German nuclear reactor row goes to higher court

Wednesday, January 16, 2008

FRANKFURT (Reuters) - A court ruled on Wednesday that a dispute between the German government and a power group about whether to close a major nuclear reactor will be referred to the country's Federal Administrative Court.

The decision prolongs a dispute between the operator, Vattenfall Europe, which last year applied to keep the 806 megawatts plant open beyond 2010, and the Environment Ministry, which threw out the application.

It comes amid a wider debate in Germany over nuclear power, which the industry says is cheap and free of climate-damaging carbon emissions. Critics say it is risky and the waste cannot be disposed of.

Vattenfall said that a regional court in Schleswig Holstein state, where the Brunsbuettel site is located, ruled that the federal judges at the court in Leipzig needed to clarify whether Vattenfall may borrow spare production rights from an old plant.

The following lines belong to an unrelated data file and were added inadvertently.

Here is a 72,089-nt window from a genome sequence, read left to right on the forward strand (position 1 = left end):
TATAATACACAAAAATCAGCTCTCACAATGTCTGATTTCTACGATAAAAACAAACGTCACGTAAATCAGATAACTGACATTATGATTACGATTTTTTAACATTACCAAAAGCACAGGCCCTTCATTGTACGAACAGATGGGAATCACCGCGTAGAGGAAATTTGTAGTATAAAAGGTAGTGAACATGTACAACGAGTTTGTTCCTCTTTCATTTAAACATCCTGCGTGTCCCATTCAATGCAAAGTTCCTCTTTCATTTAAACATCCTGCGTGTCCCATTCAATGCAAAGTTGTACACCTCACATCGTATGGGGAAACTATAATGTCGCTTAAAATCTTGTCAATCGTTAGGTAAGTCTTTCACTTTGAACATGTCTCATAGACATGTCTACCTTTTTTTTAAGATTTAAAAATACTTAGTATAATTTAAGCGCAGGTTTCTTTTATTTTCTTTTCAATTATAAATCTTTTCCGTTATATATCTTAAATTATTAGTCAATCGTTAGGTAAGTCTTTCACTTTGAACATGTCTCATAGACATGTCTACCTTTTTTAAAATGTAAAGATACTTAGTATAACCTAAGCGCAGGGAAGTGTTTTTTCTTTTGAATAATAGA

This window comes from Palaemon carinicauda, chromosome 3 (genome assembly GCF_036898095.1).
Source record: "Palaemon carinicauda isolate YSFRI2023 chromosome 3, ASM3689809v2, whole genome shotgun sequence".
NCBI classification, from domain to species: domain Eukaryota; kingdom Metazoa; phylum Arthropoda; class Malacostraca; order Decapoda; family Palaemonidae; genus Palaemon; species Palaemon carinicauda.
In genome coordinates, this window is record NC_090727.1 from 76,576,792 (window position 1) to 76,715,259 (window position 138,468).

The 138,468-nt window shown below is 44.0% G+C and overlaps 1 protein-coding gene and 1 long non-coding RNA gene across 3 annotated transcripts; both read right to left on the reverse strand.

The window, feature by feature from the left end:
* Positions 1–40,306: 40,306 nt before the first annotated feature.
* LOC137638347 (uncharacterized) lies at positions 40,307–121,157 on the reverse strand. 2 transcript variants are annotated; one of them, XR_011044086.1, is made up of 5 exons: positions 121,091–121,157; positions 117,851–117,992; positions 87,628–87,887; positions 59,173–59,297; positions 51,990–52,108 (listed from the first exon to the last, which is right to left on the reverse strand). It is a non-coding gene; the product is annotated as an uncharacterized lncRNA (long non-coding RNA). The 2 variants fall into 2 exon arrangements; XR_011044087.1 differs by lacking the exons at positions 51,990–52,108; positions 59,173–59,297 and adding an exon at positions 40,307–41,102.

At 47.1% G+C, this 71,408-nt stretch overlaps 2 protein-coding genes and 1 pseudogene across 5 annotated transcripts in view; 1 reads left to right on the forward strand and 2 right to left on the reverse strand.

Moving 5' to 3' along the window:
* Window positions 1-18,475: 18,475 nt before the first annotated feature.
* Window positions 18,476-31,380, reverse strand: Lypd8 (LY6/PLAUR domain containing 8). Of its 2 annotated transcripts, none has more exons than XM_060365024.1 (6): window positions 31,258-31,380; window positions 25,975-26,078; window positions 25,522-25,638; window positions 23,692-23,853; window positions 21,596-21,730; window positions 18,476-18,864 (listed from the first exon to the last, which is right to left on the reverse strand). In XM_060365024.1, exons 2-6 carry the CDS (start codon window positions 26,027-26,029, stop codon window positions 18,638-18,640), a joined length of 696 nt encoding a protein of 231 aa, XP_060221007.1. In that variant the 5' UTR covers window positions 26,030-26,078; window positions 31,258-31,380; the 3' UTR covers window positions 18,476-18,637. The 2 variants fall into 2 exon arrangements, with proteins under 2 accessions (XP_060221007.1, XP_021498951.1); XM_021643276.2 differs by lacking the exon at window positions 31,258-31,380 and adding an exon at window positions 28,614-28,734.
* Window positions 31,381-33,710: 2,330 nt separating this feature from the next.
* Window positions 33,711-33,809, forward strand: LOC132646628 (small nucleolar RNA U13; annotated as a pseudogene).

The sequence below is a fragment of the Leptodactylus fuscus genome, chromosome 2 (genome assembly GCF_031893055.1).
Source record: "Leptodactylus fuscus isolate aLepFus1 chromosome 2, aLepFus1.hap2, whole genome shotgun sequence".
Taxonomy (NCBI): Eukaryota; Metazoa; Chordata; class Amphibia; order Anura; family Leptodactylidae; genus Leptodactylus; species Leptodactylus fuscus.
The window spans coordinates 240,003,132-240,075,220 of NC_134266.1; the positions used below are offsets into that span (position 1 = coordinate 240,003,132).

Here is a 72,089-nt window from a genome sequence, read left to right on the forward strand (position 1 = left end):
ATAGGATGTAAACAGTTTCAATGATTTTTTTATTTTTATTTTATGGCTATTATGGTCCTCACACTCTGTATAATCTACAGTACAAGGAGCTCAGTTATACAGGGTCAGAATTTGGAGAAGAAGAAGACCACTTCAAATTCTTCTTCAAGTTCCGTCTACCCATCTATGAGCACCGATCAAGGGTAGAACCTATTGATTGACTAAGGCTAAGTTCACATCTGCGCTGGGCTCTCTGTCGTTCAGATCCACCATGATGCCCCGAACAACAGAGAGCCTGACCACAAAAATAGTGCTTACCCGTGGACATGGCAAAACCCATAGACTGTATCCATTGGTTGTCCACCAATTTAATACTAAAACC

In theory, Brunsbuettel must close under an eight-year old nuclear exit program but rival RWE would agree to a transfer of production quotas from its idled Muehlheim Kaerlich reactor to Brunsbuettel to extend its lifespan to 2012.

"Such transfers are expressly allowed," said Vattenfall, which has also filed a separate and alternative application to transfer similar quotas from its own Kruemmel plant to Brunsbuettel instead, should the Muehlheim Kaerlich plan fail.

This is the latest twist in the battle between Germany's nuclear industry, which has the support of many conservative politicians -- and the ministry, which is headed by a Social Democrat who sticks to the deal to phase out all plants by 2021.

Similar applications by RWE to keep its Biblis A plant open longer and another one by EnBW to run its Neckarwestheim 1 plant longer than planned have also been rejected in the first round, but reviews are pending.

(Reporting by Vera Eckert, editing by Anthony Barker)

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